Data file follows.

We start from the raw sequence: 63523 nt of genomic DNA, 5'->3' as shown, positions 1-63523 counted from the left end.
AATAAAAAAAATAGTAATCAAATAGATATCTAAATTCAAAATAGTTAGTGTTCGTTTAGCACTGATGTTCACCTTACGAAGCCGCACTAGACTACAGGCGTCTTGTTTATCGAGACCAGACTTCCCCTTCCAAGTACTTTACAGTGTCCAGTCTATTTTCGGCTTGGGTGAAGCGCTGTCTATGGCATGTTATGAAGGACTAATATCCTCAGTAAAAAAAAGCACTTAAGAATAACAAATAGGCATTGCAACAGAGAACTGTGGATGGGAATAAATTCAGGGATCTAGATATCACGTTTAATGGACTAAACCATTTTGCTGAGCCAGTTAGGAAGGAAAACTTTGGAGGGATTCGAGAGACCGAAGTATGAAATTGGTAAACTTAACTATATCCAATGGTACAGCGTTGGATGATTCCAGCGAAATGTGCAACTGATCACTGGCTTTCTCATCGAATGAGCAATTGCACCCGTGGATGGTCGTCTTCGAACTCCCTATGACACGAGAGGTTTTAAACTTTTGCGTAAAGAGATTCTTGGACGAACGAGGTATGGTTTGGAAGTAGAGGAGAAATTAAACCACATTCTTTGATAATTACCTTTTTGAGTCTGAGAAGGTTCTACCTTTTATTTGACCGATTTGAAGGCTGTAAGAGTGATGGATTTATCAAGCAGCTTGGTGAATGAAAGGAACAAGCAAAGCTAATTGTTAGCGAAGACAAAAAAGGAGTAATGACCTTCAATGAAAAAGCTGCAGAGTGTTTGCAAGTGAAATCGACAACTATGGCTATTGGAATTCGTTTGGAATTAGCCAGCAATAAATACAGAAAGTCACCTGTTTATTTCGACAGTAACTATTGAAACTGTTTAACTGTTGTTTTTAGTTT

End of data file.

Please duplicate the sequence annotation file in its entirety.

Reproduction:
We start from the raw sequence: 63523 nt of genomic DNA, 5'->3' as shown, positions 1-63523 counted from the left end.
AATAAAAAAAATAGTAATCAAATAGATATCTAAATTCAAAATAGTTAGTGTTCGTTTAGCACTGATGTTCACCTTACGAAGCCGCACTAGACTACAGGCGTCTTGTTTATCGAGACCAGACTTCCCCTTCCAAGTACTTTACAGTGTCCAGTCTATTTTCGGCTTGGGTGAAGCGCTGTCTATGGCATGTTATGAAGGACTAATATCCTCAGTAAAAAAAAGCACTTAAGAATAACAAATAGGCATTGCAACAGAGAACTGTGGATGGGAATAAATTCAGGGATCTAGATATCACGTTTAATGGACTAAACCATTTTGCTGAGCCAGTTAGGAAGGAAAACTTTGGAGGGATTCGAGAGACCGAAGTATGAAATTGGTAAACTTAACTATATCCAATGGTACAGCGTTGGATGATTCCAGCGAAATGTGCAACTGATCACTGGCTTTCTCATCGAATGAGCAATTGCACCCGTGGATGGTCGTCTTCGAACTCCCTATGACACGAGAGGTTTTAAACTTTTGCGTAAAGAGATTCTTGGACGAACGAGGTATGGTTTGGAAGTAGAGGAGAAATTAAACCACATTCTTTGATAATTACCTTTTTGAGTCTGAGAAGGTTCTACCTTTTATTTGACCGATTTGAAGGCTGTAAGAGTGATGGATTTATCAAGCAGCTTGGTGAATGAAAGGAACAAGCAAAGCTAATTGTTAGCGAAGACAAAAAAGGAGTAATGACCTTCAATGAAAAAGCTGCAGAGTGTTTGCAAGTGAAATCGACAACTATGGCTATTGGAATTCGTTTGGAATTAGCCAGCAATAAATACAGAAAGTCACCTGTTTATTTCGACAGTAACTATTGAAACTGTTTAACTGTTGTTTTTAGTTT